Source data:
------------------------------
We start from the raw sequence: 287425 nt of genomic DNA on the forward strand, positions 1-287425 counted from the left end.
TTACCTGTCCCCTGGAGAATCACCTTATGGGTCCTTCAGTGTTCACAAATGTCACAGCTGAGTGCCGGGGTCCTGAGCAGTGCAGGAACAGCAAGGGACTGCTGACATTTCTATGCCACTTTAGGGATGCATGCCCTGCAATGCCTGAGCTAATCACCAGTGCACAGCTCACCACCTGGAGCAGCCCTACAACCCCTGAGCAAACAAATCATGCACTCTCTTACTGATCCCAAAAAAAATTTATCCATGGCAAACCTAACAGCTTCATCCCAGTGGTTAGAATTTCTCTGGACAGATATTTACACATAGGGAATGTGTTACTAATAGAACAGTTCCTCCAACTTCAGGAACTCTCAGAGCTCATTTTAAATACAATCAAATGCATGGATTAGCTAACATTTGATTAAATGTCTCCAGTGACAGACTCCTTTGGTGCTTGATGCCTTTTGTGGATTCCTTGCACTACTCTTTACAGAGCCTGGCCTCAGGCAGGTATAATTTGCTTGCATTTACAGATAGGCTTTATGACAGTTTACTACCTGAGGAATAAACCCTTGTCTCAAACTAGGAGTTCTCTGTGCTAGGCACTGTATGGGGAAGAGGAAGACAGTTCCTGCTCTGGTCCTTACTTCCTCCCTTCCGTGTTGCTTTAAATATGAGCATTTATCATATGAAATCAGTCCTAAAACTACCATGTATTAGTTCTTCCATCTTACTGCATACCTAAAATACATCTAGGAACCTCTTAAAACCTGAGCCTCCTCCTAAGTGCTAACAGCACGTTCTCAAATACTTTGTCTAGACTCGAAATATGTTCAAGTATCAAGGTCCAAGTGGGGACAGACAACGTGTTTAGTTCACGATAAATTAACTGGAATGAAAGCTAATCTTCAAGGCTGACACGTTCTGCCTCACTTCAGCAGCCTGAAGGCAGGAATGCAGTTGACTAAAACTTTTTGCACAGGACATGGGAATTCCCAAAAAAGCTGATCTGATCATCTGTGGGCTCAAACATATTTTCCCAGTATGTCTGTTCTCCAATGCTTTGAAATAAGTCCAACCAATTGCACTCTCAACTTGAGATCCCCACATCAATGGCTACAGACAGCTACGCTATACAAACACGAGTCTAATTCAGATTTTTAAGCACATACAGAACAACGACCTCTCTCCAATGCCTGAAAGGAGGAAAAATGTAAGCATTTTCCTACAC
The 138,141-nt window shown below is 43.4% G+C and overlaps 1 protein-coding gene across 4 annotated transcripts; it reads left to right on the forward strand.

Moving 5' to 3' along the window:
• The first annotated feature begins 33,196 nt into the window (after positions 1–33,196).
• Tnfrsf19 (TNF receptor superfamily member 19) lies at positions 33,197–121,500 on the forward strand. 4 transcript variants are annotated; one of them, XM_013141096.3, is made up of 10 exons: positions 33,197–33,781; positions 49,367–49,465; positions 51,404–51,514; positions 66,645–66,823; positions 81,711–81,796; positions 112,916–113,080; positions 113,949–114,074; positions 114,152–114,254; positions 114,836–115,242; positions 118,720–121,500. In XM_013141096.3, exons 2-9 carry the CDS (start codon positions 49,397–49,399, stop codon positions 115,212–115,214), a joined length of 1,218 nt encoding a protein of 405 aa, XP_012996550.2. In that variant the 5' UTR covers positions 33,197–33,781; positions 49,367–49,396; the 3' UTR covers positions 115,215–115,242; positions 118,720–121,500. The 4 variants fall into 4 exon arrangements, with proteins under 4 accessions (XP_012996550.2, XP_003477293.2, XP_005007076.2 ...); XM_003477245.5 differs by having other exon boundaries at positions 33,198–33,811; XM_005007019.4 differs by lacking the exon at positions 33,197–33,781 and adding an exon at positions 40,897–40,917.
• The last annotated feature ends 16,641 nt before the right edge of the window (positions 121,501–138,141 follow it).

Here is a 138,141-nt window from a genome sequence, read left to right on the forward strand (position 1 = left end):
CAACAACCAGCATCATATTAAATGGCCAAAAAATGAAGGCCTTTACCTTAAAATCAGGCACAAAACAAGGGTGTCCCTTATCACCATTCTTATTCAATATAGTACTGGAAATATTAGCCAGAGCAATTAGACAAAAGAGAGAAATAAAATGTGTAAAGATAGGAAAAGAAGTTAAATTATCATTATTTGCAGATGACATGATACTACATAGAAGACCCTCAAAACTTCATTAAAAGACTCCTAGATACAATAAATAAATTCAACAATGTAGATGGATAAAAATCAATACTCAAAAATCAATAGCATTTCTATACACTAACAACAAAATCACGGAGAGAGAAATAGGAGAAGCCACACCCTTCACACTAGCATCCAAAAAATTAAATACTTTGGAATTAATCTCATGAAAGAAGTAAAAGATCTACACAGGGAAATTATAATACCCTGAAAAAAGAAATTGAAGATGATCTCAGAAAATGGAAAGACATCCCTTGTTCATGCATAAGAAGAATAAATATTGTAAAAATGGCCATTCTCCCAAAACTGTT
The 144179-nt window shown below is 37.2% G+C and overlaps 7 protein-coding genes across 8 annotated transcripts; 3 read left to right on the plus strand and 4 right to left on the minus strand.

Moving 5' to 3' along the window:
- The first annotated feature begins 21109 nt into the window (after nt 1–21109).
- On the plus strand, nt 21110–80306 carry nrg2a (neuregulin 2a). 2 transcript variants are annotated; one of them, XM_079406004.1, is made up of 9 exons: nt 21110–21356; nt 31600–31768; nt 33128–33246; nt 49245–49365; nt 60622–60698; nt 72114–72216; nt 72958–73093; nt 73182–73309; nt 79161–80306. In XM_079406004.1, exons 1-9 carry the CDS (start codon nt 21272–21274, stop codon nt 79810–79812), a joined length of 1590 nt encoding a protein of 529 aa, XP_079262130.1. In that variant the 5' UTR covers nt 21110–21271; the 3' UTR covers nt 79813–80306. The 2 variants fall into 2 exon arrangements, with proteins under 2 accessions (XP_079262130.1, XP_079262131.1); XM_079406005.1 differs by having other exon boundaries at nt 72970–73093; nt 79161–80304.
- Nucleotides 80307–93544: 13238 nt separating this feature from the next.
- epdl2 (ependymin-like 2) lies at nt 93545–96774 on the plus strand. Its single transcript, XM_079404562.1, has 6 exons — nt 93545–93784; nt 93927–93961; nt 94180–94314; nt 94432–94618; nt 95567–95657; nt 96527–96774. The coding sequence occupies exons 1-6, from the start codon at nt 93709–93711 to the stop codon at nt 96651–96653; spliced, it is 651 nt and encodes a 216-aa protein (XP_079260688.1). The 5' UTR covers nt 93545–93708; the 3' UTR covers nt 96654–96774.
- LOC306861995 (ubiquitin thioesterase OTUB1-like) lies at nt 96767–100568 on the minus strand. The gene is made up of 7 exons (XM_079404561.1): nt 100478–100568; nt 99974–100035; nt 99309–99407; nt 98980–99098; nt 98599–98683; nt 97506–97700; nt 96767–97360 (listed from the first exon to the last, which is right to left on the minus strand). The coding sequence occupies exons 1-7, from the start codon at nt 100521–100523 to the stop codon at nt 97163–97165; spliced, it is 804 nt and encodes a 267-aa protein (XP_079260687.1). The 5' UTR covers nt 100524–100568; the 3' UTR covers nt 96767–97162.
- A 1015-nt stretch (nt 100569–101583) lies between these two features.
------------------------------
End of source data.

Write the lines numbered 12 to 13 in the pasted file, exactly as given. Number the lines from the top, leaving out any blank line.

- The first annotated feature begins 21109 nt into the window (after nt 1–21109).
- On the plus strand, nt 21110–80306 carry nrg2a (neuregulin 2a). 2 transcript variants are annotated; one of them, XM_079406004.1, is made up of 9 exons: nt 21110–21356; nt 31600–31768; nt 33128–33246; nt 49245–49365; nt 60622–60698; nt 72114–72216; nt 72958–73093; nt 73182–73309; nt 79161–80306. In XM_079406004.1, exons 1-9 carry the CDS (start codon nt 21272–21274, stop codon nt 79810–79812), a joined length of 1590 nt encoding a protein of 529 aa, XP_079262130.1. In that variant the 5' UTR covers nt 21110–21271; the 3' UTR covers nt 79813–80306. The 2 variants fall into 2 exon arrangements, with proteins under 2 accessions (XP_079262130.1, XP_079262131.1); XM_079406005.1 differs by having other exon boundaries at nt 72970–73093; nt 79161–80304.